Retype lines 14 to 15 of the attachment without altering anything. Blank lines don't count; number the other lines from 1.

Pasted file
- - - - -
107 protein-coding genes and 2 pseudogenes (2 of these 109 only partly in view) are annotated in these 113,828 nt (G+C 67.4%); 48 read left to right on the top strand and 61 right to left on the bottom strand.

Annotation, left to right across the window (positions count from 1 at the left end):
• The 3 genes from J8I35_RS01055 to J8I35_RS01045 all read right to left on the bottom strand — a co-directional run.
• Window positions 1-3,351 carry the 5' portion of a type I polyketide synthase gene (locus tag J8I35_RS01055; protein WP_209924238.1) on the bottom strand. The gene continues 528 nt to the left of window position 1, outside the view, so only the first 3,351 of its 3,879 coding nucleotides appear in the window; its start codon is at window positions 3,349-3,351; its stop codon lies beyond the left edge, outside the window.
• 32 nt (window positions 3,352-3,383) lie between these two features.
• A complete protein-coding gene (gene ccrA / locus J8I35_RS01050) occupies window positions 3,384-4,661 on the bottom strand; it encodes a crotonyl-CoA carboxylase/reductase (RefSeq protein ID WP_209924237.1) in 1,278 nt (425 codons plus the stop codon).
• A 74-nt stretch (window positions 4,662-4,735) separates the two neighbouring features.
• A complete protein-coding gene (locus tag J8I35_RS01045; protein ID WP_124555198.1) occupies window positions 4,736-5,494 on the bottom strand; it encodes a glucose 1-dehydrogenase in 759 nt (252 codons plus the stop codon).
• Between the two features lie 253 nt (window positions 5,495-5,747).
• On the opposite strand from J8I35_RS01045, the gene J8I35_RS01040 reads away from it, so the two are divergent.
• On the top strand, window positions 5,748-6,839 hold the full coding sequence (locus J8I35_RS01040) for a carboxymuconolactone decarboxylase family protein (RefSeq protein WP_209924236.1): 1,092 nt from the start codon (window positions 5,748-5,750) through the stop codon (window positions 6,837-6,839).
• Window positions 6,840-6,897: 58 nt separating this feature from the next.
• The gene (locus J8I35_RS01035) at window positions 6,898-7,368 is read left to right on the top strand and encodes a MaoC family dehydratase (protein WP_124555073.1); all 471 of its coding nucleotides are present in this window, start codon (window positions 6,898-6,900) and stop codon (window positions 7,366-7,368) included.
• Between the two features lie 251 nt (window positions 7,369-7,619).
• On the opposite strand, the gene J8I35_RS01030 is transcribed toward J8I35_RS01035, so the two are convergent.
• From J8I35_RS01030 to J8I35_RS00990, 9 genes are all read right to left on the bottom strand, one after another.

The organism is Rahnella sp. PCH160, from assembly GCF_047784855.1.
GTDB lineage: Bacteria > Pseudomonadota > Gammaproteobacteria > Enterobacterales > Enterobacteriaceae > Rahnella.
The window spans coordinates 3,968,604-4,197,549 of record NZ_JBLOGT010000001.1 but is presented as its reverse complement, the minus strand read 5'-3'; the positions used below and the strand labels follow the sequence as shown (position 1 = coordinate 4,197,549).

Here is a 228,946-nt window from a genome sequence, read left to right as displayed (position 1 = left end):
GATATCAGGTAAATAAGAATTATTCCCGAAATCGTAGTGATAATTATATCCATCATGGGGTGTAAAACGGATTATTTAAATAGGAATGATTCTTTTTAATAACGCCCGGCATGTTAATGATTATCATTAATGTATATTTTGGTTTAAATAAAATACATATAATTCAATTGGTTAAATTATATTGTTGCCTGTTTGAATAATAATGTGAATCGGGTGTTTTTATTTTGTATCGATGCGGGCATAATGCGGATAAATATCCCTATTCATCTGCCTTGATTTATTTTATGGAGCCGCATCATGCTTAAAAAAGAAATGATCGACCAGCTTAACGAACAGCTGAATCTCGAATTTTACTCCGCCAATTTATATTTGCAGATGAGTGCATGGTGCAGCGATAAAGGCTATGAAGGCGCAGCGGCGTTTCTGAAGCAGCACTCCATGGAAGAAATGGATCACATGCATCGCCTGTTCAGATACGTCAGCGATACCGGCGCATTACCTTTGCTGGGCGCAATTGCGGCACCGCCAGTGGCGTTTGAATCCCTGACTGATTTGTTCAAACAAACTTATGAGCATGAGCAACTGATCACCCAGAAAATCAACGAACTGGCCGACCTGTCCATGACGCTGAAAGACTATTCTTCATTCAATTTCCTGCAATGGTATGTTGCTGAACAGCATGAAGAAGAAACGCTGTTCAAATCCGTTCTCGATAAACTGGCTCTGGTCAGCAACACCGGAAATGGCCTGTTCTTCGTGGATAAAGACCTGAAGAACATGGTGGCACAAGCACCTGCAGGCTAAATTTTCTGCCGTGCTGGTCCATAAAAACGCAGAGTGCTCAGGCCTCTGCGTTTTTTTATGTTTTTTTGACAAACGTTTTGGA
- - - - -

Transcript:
• Between the two features lie 251 nt (window positions 7,369-7,619).
• On the opposite strand, the gene J8I35_RS01030 is transcribed toward J8I35_RS01035, so the two are convergent.